What should I do with my life?

by Andreea Vasile

Ugne Sasnauskaite, 22, is studying Social Anthropology at the University of Edinburgh and traveling around the world this summer. She was in Bucharest for five days.

It’s July 15th, the hottest day Bucharest have seen this year. 41 degrees Celsius in shadow. Not the best time to be out in the sun and yet Ugne Sasnauskaite is ready to go. She will be hitchhiking south, to Constanta, after five days spent in Bucharest. She’s a traveler and a couch surfer and this year she started her trip around the world at the end of May, right after her exams finished. She’ll be on road until September 10th when she has a flight back to Edinburgh. Meantime she is gathering stories from all over the place.

Ugne started to travel after she finished her first year of university. She hitchhiked to Spain, then went home, in Vilnius, Lithuania for a couple of weeks and after that she kept moving around Europe staying in one place for maximum one week. How did it come across her mind to do that? “The horrible weather of Scotland made me do it.” She says it with contempt as if she was a murderer trying to justify crime in front of a committee of judges.  Then she continues: “I wanted to get away from everything, just like we all feel sometimes. Then I feel in love with traveling, I think now it’s my biggest passion.” Up to the moment she got to Romania, she’s been to Spain, France, Germany, Austria and Lithuania. And there would be even more, but “I don’t count the countries I just pass by.”

She decided for Romania while she was in Larz, Germany at the Fusion Festival. It was a relaxed morning when she met the Australian-French Govinda and the Romanian Sandra. “We chatted for literally five minutes. When I heard Sandra is from Romania I was excited and I told her I was planning to go there. She was very nice and suggested to stay at their place so I grabbed the train from Viena as I had an interrail pass and got to Bucharest.” But she ended up living in the apartment I’m in on Calea Victoriei as it’s more space here.

Ugne goes to places randomly. It pretty much depends on the people she meets on her way and the suggestions they make. Sometimes she hears of really cool festivals she’d like to go to and she just does it. Like she did last year, in Portugal, when she went to the annual one moth long hippie gathering called Rainbow. “It’s people that are against technology and civilization. They walk around naked, they don’t shower, they don’t use soap or deo, they wash their stuff with sand or mud. They have food circles where they eat twice a day. They’re of course vegans. It wasn’t really my cup of tea, I didn’t feel part of them, it was more an observation process to me”, says Ugne which is considering going again to the gathering this year but this time in Slovakia as the country might be in her itinerary if she takes a small detour.

“Traveling showed me how confused I am.” The dark blonde girl says this on a serious voice. “I learned a lot about what I don’t like, but I have no clue about what I like, what I really want.” Being alone makes one asks many questions and always meeting new people gives perspective on one’s likes and dislikes. Ugne can’t yet say when she’s being herself or even if she can be herself around new people. ” I meet people like you, all so different, and I have to behave in the sort of way that would be OK with them, but be completely myself at the same time. It’s pretty difficult to do that, but I think we all go through these situations.”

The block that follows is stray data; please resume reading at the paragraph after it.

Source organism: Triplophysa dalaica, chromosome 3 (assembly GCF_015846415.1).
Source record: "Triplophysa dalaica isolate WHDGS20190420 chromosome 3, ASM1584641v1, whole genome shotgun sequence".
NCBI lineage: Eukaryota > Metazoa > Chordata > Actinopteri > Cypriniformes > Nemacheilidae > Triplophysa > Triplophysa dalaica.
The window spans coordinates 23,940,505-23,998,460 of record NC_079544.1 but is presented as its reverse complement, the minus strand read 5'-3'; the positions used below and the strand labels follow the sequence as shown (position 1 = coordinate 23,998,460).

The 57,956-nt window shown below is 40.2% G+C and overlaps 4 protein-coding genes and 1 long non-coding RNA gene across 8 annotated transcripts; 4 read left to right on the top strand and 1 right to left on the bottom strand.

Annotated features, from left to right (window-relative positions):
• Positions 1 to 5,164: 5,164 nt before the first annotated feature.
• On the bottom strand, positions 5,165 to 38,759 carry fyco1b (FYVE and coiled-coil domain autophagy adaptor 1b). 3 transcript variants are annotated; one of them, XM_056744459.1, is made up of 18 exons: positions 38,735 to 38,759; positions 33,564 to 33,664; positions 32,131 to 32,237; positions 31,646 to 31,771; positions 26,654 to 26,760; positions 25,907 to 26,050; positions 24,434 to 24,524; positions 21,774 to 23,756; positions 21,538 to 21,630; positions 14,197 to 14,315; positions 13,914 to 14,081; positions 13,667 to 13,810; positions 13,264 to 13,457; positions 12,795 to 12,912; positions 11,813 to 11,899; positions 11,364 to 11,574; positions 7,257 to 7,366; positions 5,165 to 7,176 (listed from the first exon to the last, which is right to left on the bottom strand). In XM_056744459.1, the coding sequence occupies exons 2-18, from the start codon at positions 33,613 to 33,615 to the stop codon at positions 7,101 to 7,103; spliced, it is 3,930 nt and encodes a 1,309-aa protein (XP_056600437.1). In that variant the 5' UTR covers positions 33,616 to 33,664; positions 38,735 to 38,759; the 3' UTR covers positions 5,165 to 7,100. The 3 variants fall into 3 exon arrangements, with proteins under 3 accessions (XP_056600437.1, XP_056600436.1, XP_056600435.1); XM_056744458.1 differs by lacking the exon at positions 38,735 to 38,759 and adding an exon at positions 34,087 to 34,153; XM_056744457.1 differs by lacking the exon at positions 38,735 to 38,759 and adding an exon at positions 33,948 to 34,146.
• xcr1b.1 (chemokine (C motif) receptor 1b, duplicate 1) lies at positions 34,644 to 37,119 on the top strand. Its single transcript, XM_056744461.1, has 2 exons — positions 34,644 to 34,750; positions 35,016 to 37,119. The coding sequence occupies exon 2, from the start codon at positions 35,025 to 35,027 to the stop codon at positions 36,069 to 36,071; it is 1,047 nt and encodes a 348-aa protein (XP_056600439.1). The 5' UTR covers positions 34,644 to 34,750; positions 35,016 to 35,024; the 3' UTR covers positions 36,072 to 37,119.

Unlike other cities she’s been to and felt like a tourist, Ugne says in Bucharest she was a citizen. ” I was getting out of the house, I was going shopping, I didn’t feel for a second like I’m visiting. This feeling is very acute in places like Paris or Barcelona.” While here, “I drank beer and danced in nice bars.” Wherever she goes, she just takes everything as it flows, not expecting too much. “I make plans, but they never seem to work out. That’s why they’re called plans”, she laughs.

Is there any use out of this whole traveling experience besides personal? “When I finish my third year in university, I have to go to a place for two months, find a subject that it’s of interest for the community there and write about it. I didn’t want to just pick a place, go there and not enjoy it so this is part of the reason I’m traveling, to get the vibes, see what I like and eventually decide where I’d want to be.” So far, she enjoyed the Balkans the most and that was surprising for her because last year she was very focused on the African countries. “They became so popular now-a-days though that I simply don’t find them that interesting anymore.”

While traveling Europe last year, for a month, she only spent 100 euro. She hitchhiked and couch-surfed and the only money she payed was for food. Unless she was dumpster shopping, a common practice in Western countries where supermarkets throw away food just because it doesn’t look nice. “It’s good food, mostly fruits and veggies and if you know the right places and time to go, you can have a great meal.” If someone were to travel like she is now, for three and a half months, she suggests an amount of money in between 500 and 1000 euro, but it all depends on the style of the traveler. “Just like last year, I have no intention of spending on accommodation.”

After Constanta, Ugne will travel to Vama Veche for the Stufstock Festival. Bulgaria and Serbia will follow. The Euro trip will finish in Istanbul where she has a flight to Tanzania, Africa.

It’s hot in Africa, but the thought of summer and nice weather is what got Ugne through the long and boring days of rainy Scotland. This and the thought that everything is going to be alright!

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